Dick Harmon: I remember when Kalani Sitake was first hired and came with his reputation as a recruiter. Everyone predicted he’d have an impact on Polynesian recruiting. He immediately got very young (eighth-graders and sophomores in high school) to commit because of his connections. When it got closer to signing and big-time schools came after those prospects, many went on to Washington, Oregon, USC, and even Alabama when the starry lights and recruiting by the big boys kicked in. Since then, I think he and Ed Lamb have found a model that works. They believe they can take the talent that is not recruited that heavily by the big-time programs and turn those tangibles into productive players. With five NFL draftees and seven free agents signed this spring, they are certainly on to something. I’m anxious to see what happens to Tyler Allgeier this year; he is one of these guys who has played linebacker and RB and is now mentioned in the preseason as one of the nation’s best at that position.

BYU’s six-deep cornerback crew is built on this philosophy and it looms as the deepest, most experienced in memory heading into the 2021 season.

Cougar tales

Jeff Call revealed in this piece who Milwaukee signee Te’Jon Lucas talked to before he inked a pact to play guard for Mark Pope and BYU.

The Cougars received commitments and made offers to football players following their summer camps. Here’s a roundup of recruiting efforts so far this summer

An incoming freshman wins Utah State Women’s Amateur medalist honors; here is a roundup of medal play at Oakridge Country Club.

Doug Robinson explains how BYU’s track season became a dream season with so many successful personal bests out of athletes.

From the archives

From the Twitterverse

Extra points


Comments from Deseret News readers

Lamb said size and speed trump every measurable in a recruit that fits the BYU admittance. He’ll take that over everything. — This essentially was the philosophy of Raiders owner Al Davis (i.e., focus on the raw measurables when drafting players) — with mixed results.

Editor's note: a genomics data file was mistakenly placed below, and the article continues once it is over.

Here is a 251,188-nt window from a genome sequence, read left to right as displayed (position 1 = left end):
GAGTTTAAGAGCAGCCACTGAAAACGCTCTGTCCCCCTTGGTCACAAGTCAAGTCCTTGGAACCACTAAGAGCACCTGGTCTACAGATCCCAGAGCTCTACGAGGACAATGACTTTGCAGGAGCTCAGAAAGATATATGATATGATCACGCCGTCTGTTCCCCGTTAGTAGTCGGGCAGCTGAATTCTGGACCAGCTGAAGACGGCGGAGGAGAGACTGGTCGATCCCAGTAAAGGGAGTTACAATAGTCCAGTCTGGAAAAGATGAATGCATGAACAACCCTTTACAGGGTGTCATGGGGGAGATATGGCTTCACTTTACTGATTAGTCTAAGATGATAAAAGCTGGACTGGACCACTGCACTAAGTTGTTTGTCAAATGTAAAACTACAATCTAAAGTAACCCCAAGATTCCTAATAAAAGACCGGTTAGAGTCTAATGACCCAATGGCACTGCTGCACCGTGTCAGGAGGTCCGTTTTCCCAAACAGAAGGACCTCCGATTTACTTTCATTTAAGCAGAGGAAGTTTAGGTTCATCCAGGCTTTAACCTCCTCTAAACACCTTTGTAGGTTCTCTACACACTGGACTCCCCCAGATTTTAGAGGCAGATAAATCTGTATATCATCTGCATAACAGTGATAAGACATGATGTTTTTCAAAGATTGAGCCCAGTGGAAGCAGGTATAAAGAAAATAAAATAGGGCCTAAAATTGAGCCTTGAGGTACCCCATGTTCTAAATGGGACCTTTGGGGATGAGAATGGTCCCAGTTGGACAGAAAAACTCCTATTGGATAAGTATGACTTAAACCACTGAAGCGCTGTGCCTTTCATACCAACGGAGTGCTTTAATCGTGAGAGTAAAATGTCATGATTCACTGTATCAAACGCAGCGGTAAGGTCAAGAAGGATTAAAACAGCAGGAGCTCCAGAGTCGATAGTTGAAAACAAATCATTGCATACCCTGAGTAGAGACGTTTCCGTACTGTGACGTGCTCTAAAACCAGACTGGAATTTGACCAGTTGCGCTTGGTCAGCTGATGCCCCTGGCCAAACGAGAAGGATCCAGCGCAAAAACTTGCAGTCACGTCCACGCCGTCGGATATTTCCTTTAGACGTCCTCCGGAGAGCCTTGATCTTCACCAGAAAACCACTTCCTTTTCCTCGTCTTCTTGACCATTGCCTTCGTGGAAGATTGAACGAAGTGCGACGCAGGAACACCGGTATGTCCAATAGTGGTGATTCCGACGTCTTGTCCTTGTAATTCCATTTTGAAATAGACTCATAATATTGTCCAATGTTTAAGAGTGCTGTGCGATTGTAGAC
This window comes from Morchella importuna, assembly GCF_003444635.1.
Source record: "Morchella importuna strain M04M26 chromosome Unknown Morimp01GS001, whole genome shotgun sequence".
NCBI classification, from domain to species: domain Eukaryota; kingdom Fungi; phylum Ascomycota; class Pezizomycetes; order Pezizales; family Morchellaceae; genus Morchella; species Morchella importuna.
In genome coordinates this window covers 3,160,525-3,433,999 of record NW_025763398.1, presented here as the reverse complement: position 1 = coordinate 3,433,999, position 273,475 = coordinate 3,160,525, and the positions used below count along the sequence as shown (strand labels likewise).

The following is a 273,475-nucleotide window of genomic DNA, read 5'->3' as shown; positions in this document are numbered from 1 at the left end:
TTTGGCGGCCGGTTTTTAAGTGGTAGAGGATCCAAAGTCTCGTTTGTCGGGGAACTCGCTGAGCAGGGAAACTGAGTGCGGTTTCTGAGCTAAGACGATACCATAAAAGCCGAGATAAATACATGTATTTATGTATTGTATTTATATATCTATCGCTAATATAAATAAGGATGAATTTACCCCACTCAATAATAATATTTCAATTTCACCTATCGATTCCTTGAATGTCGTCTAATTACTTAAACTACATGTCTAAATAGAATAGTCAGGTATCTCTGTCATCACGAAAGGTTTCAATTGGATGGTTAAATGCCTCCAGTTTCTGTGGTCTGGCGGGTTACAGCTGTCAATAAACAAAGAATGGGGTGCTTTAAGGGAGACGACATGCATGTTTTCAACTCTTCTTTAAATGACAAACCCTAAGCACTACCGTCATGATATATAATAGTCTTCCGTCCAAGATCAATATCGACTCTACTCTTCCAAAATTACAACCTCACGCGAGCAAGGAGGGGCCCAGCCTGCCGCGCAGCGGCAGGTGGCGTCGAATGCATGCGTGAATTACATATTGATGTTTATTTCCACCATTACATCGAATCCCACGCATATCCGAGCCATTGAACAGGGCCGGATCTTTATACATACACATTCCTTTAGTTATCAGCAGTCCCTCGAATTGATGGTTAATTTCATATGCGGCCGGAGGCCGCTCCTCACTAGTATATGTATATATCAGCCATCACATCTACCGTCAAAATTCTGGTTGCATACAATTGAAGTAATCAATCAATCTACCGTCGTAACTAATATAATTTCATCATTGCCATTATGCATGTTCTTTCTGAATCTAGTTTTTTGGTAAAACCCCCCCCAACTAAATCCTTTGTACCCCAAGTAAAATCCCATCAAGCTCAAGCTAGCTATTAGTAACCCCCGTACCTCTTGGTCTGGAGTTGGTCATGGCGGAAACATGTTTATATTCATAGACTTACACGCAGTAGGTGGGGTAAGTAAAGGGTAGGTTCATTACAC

With BYU’s detractors frequently mentioning player speed as an issue, the recruiting response by our coaching staff has been to prioritize athleticism over demonstrated football performance/experience in some cases. With a few players we have scored home runs using this approach, but not always.

— CougarForever

No matter how you slice it. You cannot deny:

* 427 wins in fifty years

* A National Championship

* A Heisman Trophy winner

* Former players on winning Super Bowl teams

* Former players coaching Super Bowl winners

* Non reliant on P5 benefits and apron springs

* Having an NFL top rated linebacker and current QB with 140 million dollar contract

* Winning football games in more states than any other college team

* In a three day span,-placing fifteen former players into NFL camps. One a second pick

* Being the highest ranked team in the west (2021)—11-1 record, highest GPA as a team

* Meeting the challenges of mission calls & an honor code

* And the list goes on!

The evidence is clear! Recruiting and player development has been awesome.

Go Cougs!!! Going where no team has gone before. Fly me to the mooon!!!

— Worf

Up next

Sept. 4 | 8:30 p.m. | Football | BYU vs. Arizona | @Las Vegas

Sept. 11 | 8:15 p.m. | Football | Utah | @Provo